The Mountain and the Fathers: Growing Up in the Big Dry
Joe Wilkins (Author)
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DescriptionThe Mountain and the Fathers explores the life of boys and men in the unforgiving, harsh world north of the Bull Mountains of eastern Montana in a drought afflicted area called the Big Dry, a land that chews up old and young alike. Joe Wilkins was born into this world, raised by a young mother and elderly grandfather following the untimely death of his father. That early loss stretches out across the Big Dry, and Wilkins uses his own story and those of the young boys and men growing up around him to examine the violence, confusion, and rural poverty found in this distinctly American landscape. Ultimately, these lives put forth a new examination of myth and manhood in the American West and cast a journalistic eye on how young men seek to transcend their surroundings in the search for a better life. Rather than dwell on grief or ruin, Wilkins' memoir posits that it is our stories that sustain us, and The Mountain and the Fathers, much like the work of Norman Maclean or Jim Harrison, heralds the arrival of an instant literary classic.
June 11, 2013
5.5 X 8.7 X 0.7 inches | 0.65 pounds
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About the Author
Joe Wilkins lives now with his wife and two young children on the north Iowa prairie, where he teaches writing at Waldorf College. His poems, essays, and stories have appeared in The Georgia Review, The Southern Review, The Missouri Review, Harvard Review, Mid-American Review, Beloit Poetry Journal, The Sun, Orion, and Slate. His work has won numerous awards and honors, and he is the winner of the Richard J. Margolis Award of Blue Mountain Center, which goes to a promising new journalist or essayist whose work combines warmth, humor, wisdom, and concern with social justice.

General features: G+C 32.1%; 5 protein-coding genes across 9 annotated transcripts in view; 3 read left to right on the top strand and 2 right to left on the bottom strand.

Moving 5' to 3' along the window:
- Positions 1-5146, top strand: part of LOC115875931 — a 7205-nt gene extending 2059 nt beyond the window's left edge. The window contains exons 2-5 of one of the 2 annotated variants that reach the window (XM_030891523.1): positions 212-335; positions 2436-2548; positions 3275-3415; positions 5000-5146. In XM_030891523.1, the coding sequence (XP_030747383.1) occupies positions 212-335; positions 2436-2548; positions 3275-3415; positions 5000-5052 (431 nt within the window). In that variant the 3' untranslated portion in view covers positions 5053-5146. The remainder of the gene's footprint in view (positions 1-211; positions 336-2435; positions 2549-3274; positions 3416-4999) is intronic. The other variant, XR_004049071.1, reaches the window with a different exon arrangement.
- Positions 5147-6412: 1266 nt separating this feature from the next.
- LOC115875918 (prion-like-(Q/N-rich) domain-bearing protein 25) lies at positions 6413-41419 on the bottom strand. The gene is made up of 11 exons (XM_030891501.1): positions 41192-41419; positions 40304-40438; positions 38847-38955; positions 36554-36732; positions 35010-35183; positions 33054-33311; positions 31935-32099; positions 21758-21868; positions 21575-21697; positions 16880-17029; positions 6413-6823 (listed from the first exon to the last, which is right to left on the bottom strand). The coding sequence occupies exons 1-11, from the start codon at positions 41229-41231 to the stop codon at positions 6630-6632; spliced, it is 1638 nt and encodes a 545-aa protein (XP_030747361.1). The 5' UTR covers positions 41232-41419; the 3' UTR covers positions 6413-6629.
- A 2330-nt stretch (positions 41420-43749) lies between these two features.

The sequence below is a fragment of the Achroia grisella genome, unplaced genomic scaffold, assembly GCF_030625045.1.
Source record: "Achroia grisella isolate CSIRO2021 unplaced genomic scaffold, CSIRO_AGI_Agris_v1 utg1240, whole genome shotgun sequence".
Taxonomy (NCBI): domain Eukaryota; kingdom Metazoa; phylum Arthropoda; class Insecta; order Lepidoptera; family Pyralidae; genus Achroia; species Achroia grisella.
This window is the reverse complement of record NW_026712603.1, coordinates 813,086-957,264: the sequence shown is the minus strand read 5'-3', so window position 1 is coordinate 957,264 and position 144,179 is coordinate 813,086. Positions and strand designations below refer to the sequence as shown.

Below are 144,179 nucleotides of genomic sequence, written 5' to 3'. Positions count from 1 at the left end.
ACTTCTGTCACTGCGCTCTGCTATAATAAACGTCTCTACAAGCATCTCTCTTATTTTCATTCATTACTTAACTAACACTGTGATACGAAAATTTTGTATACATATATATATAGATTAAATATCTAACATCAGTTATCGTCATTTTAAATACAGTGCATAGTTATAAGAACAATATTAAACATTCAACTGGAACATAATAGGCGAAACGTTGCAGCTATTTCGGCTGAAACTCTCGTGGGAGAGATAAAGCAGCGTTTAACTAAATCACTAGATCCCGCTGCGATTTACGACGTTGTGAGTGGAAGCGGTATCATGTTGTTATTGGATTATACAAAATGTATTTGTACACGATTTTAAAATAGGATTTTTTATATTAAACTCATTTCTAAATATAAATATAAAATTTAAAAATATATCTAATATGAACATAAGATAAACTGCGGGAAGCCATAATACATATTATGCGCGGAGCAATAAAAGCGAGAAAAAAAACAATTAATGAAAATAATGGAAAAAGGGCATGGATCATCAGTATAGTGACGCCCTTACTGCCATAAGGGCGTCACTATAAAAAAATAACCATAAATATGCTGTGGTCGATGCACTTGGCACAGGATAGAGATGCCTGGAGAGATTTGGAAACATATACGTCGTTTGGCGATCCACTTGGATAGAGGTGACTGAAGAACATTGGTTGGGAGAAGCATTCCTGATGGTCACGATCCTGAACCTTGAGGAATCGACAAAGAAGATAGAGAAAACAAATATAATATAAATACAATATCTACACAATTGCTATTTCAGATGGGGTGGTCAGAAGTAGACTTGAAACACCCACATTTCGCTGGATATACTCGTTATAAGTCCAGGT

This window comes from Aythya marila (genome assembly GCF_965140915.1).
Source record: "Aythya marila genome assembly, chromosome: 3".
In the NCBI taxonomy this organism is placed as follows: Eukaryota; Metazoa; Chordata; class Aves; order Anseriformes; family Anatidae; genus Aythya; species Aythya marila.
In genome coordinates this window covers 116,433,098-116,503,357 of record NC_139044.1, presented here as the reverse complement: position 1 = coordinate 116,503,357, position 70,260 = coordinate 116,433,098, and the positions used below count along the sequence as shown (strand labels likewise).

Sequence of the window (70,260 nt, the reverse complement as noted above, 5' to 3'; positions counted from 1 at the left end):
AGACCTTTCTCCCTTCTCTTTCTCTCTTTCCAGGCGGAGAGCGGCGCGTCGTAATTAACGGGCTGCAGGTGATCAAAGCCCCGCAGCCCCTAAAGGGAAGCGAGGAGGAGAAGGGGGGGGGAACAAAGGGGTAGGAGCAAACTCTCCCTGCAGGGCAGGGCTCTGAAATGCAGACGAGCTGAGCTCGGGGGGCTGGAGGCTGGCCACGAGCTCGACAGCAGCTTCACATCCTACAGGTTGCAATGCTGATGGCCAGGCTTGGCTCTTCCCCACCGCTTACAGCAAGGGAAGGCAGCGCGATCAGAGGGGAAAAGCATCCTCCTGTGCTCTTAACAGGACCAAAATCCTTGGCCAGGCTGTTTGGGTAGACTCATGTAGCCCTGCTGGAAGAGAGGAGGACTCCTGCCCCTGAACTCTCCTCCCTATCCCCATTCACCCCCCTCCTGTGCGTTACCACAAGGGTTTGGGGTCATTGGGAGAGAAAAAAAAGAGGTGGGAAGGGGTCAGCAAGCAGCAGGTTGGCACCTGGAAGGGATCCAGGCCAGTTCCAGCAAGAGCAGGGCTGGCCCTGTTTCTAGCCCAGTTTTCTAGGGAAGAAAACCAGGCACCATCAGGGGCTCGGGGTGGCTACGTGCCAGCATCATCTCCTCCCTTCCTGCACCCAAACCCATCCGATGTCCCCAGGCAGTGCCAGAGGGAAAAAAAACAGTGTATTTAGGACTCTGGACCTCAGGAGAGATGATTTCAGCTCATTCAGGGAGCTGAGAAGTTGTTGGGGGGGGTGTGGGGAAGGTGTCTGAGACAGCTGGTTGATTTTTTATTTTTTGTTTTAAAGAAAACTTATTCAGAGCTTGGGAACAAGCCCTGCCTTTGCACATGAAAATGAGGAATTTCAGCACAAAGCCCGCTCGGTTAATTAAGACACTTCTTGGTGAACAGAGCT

Praise for The Mountain and the Fathers Joe Wilkins writes his truths straight from the broken heart of a broken land. When I read his personal stories, so lyrically and wondrously imagined, I feel a beautiful and sometimes terrifying emotion rise up in me--mythic, redemptive, and sustaining. If you want to read what matters, read this. --Kim Barnes, author of In the Wilderness: Coming of Age in Unknown Country Joe Wilkins' sketches of life in Montana's Big Dry country, north of Billings and halfway to nowhere, are filled with a potent combination of loving poetry and bitter nostalgia. You can smell the sage and wild onions and feel how this land apart forms and twists those who live there, and sometimes kills them. Wilkins' search for his father--and for himself--takes its own twist: the Big Dry may care nothing for pilgrims and father seekers, but it marks its own as surely as a father marks a son. --John N. Maclean Joe Wilkins grew up on the enormous plains of eastern Montana. He found plenty to respect and revere and plenty to escape. And he learned the stories and how to tell them. The Mountain and the Fathers is vivid and compelling. We're reading it in Montana in order to understand ourselves. And for the pure pleasure we find in the storytelling. --William Kittredge Joe Wilkins grew up hard in the middle of nowhere--the bent-back, make-do world of the driest, loneliest country in all Montana--and after reading this memoir about the West, about myth, about manhood, about grief and transcendence, I felt at once heartbroken and hopeful and ultimately awed by his ability to twist sentences like barbed wire, his voice wondrously rich with dirt-and-gravel poetry. --Benjamin Percy, author of The Wilding Wilkins--who writes out of the James Wright and Richard Hugo tradition--has a voice all his own. Each sentence is a hand-built and beautiful thing. . .The words at time feel old and weary. Sometimes they feel expansive like Montana's plains. Sometimes they suffocate the reader under the weight of expectations. Other times they are so dry and barren that they nearly blow off the page. But they are always poetic, and they always sing in a voice that so few writers possess. --Brevity Page after page and sentence after sentence, this is one of the best-written and most readable books to come across this reader's desk, worthy of keeping company with such excellent nonfiction such as A River Runs Through It, Blue Highways, and Tom Montag's Curlew. --Briar Cliff Review